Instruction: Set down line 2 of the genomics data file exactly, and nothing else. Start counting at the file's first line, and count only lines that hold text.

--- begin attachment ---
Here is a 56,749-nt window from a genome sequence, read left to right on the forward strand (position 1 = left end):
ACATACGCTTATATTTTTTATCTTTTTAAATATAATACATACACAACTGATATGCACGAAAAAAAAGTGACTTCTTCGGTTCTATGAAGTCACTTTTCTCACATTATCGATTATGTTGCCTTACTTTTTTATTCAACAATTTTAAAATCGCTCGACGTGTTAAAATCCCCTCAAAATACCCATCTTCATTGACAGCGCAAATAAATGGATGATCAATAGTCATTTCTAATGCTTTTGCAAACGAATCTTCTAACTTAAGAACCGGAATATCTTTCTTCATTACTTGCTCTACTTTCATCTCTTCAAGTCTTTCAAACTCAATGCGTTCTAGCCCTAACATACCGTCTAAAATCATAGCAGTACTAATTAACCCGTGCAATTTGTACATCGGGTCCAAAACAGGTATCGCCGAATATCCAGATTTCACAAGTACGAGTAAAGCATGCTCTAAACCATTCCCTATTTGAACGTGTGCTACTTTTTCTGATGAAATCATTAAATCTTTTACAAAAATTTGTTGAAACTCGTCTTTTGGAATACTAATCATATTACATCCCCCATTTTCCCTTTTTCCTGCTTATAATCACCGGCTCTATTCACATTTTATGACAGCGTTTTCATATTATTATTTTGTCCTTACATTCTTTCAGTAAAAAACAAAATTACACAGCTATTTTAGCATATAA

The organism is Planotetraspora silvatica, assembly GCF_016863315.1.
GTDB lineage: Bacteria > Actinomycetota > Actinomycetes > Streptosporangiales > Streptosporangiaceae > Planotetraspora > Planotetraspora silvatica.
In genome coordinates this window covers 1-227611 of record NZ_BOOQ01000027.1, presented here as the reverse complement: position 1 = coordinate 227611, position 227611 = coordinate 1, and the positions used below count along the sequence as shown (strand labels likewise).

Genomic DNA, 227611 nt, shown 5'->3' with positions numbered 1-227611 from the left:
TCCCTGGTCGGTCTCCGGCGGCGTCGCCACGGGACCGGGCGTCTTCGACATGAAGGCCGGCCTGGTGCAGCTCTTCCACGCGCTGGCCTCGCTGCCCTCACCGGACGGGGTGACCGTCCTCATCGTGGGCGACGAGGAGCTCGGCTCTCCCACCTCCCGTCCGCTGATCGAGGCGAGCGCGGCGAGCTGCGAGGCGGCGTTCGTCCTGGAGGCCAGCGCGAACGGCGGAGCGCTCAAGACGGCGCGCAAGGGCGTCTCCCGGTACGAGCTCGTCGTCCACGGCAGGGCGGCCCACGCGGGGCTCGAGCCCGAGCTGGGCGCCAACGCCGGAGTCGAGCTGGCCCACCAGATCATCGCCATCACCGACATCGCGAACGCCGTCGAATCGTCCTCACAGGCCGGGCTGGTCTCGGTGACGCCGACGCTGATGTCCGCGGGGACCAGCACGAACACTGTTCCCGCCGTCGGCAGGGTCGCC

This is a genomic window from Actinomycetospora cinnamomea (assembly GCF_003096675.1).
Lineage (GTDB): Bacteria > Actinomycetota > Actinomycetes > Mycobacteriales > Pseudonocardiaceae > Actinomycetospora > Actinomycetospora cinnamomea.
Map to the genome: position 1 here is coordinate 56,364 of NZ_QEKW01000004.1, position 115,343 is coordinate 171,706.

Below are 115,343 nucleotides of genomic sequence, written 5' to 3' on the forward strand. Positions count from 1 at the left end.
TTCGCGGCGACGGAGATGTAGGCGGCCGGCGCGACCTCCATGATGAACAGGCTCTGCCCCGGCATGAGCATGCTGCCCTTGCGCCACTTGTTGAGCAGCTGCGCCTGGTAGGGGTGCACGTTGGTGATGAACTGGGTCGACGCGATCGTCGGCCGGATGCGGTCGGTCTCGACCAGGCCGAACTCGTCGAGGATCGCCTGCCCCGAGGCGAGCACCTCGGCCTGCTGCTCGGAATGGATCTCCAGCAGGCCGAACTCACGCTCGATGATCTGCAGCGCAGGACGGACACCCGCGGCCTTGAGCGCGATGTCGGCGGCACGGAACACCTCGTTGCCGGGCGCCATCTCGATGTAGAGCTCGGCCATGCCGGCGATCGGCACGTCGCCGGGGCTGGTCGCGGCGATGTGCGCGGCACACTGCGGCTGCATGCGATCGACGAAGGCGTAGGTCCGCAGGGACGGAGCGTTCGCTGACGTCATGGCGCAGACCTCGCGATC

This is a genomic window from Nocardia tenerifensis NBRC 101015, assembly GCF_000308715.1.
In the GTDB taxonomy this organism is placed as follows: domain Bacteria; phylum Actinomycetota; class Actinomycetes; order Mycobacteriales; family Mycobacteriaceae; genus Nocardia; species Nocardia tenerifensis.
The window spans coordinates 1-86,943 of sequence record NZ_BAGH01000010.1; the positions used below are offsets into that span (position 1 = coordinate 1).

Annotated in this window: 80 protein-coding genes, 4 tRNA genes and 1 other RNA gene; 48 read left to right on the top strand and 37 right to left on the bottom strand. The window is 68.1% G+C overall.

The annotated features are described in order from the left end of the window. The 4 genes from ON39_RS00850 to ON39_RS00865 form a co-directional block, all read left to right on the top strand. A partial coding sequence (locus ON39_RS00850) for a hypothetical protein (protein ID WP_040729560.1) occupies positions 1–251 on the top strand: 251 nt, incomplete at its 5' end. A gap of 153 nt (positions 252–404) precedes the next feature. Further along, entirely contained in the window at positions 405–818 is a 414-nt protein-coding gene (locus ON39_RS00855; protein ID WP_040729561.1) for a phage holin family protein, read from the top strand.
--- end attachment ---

ACATACGCTTATATTTTTTATCTTTTTAAATATAATACATACACAACTGATATGCACGAAAAAAAAGTGACTTCTTCGGTTCTATGAAGTCACTTTTCTCACATTATCGATTATGTTGCCTTACTTTTTTATTCAACAATTTTAAAATCGCTCGACGTGTTAAAATCCCCTCAAAATACCCATCTTCATTGACAGCGCAAATAAATGGATGATCAATAGTCATTTCTAATGCTTTTGCAAACGAATCTTCTAACTTAAGAACCGGAATATCTTTCTTCATTACTTGCTCTACTTTCATCTCTTCAAGTCTTTCAAACTCAATGCGTTCTAGCCCTAACATACCGTCTAAAATCATAGCAGTACTAATTAACCCGTGCAATTTGTACATCGGGTCCAAAACAGGTATCGCCGAATATCCAGATTTCACAAGTACGAGTAAAGCATGCTCTAAACCATTCCCTATTTGAACGTGTGCTACTTTTTCTGATGAAATCATTAAATCTTTTACAAAAATTTGTTGAAACTCGTCTTTTGGAATACTAATCATATTACATCCCCCATTTTCCCTTTTTCCTGCTTATAATCACCGGCTCTATTCACATTTTATGACAGCGTTTTCATATTATTATTTTGTCCTTACATTCTTTCAGTAAAAAACAAAATTACACAGCTATTTTAGCATATAA